Part of the mandate of Spread Art is to support emerging artists. What is it about the Bushwick community that helps you to actualize that goal?
The community is full of emerging artists so there are limitless opportunities to include them in exhibitions and performance events that we present on site or in other locations. We also work with early-career curators as often as possible. Part of Spread Art’s goal is to support work that otherwise may not be seen, which includes supporting experimental and challenging art forms and content.
What made you set up in Bushwick versus another neighborhood in the five boroughs?
When we moved to NY from Seattle in 2003 we initially had a live/work space in Dumbo. We participated in a number of art events and festivals in that community, including the annual Art Under the Bridge open studios. We were fortunate to have a series of inexpensive live/work sublets and residencies which helped us keep costs low when we first arrived, so we were immediately able to show not only our own work but host group exhibitions and include artists who otherwise didn’t have a space to show.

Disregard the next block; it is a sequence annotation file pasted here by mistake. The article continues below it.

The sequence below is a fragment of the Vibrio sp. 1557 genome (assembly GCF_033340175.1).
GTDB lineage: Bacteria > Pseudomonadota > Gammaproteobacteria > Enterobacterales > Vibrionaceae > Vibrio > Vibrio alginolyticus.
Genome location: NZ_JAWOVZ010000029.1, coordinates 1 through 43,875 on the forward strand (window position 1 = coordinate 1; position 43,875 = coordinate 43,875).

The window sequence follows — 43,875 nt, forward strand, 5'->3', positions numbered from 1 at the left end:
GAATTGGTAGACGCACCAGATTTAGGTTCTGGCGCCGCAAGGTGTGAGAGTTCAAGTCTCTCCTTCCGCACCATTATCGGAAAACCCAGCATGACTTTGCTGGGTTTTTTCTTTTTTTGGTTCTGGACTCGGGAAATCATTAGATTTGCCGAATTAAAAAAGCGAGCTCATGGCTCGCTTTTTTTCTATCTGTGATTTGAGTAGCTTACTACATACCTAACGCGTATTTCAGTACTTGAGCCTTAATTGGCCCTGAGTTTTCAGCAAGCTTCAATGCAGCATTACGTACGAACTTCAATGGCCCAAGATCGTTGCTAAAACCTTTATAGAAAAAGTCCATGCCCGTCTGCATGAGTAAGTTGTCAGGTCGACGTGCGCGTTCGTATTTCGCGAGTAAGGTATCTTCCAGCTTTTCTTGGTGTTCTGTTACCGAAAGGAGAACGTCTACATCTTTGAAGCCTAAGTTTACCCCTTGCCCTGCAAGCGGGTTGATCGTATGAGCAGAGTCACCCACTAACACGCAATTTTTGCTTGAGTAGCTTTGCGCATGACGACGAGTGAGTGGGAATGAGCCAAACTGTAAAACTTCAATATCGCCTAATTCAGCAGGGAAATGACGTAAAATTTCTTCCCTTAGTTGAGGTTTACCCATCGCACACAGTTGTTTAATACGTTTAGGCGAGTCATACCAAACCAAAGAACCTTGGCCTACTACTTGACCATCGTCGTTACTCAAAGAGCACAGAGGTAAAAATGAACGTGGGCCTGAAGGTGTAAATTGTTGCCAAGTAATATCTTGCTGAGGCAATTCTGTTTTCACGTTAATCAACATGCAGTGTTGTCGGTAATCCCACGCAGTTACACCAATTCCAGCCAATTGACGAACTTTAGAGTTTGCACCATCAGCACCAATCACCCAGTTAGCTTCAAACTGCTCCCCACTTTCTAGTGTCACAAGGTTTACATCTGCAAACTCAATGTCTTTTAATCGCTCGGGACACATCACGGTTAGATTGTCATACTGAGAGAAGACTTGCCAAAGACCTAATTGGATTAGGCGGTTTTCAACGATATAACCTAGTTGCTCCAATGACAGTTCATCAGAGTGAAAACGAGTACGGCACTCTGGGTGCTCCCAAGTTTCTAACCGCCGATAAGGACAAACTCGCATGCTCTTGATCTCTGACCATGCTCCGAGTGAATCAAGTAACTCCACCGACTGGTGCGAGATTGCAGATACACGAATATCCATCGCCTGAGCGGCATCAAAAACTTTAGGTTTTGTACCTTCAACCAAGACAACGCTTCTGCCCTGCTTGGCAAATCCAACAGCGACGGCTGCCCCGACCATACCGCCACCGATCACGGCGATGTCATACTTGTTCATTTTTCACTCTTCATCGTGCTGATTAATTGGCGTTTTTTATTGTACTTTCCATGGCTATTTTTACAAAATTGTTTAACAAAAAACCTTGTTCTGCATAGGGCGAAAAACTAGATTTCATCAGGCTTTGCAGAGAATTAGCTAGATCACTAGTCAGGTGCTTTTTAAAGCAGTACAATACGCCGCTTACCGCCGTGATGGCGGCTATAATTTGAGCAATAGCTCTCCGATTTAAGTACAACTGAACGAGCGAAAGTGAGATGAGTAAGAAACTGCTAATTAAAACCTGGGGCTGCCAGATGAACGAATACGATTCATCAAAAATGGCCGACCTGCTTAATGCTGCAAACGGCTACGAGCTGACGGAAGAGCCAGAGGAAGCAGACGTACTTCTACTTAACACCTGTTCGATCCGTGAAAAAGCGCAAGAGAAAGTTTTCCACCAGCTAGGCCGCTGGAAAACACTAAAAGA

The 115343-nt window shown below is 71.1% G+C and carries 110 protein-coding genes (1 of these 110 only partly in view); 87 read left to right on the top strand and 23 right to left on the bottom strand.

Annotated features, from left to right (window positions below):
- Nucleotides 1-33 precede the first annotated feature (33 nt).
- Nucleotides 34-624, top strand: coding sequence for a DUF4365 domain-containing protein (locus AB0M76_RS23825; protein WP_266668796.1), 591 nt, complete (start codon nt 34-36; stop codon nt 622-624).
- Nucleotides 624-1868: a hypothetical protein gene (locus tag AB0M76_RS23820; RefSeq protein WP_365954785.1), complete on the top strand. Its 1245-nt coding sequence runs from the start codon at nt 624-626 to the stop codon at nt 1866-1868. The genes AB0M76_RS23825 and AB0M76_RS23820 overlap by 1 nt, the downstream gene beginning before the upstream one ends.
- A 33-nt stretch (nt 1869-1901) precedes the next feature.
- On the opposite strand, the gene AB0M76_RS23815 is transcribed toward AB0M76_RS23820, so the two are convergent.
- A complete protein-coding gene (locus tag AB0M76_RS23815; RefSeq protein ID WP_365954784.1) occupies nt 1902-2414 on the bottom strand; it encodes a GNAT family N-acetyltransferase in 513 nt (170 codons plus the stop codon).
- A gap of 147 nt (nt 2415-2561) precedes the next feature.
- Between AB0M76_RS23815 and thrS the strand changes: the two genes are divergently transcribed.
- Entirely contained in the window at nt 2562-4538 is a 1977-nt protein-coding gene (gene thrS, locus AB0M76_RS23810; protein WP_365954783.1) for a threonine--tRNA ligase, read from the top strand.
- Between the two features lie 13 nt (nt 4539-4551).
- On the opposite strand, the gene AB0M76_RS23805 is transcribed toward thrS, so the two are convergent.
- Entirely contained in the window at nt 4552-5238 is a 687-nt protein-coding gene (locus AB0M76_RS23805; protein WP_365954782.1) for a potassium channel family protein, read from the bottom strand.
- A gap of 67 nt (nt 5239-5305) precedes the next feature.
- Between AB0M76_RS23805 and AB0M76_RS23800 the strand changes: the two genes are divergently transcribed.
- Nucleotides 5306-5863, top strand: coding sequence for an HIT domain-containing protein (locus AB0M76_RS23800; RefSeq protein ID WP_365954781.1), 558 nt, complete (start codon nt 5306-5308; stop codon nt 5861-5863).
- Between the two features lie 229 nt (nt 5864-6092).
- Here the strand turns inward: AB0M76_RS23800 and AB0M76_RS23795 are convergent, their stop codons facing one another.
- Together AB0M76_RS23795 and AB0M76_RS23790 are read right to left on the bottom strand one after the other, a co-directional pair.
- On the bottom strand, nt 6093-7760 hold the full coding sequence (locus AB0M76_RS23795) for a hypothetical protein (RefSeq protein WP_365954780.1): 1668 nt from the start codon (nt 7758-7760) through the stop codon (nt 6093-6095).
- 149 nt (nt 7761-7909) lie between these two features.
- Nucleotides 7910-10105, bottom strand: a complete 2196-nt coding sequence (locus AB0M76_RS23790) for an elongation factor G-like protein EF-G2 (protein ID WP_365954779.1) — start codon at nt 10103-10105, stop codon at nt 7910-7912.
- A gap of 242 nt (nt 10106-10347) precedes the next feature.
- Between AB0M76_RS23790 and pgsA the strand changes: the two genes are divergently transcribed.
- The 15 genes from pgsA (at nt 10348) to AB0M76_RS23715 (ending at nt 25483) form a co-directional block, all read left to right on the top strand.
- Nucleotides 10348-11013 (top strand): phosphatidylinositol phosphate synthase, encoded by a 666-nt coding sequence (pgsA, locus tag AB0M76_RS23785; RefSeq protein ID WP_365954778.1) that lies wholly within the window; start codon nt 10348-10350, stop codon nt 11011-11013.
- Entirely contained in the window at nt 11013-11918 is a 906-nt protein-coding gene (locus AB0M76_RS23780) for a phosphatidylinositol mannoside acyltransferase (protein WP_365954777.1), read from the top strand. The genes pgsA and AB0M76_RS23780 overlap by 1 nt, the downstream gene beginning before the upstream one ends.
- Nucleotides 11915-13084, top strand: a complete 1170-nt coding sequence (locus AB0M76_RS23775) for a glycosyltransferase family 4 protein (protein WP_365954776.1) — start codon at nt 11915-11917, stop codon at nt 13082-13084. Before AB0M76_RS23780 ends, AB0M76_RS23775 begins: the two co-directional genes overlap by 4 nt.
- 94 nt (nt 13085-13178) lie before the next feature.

We were excited to move to Bushwick because it felt full of opportunity and energy. There was a multicultural vibrancy in the neighborhood that inspired our creative thinking and doing. We rented a space in the 950 Hart building and continued to host group shows and help foster new events. Right away we were involved with NYC Citywide Open Studios, which was an ambitious undertaking by Jesse Lambdin, with open studios events in every borough over the course of one month, with one borough featured each weekend.
Do you have any concerns about the neighborhood and the role art institutions play in the changing landscape of Bushwick?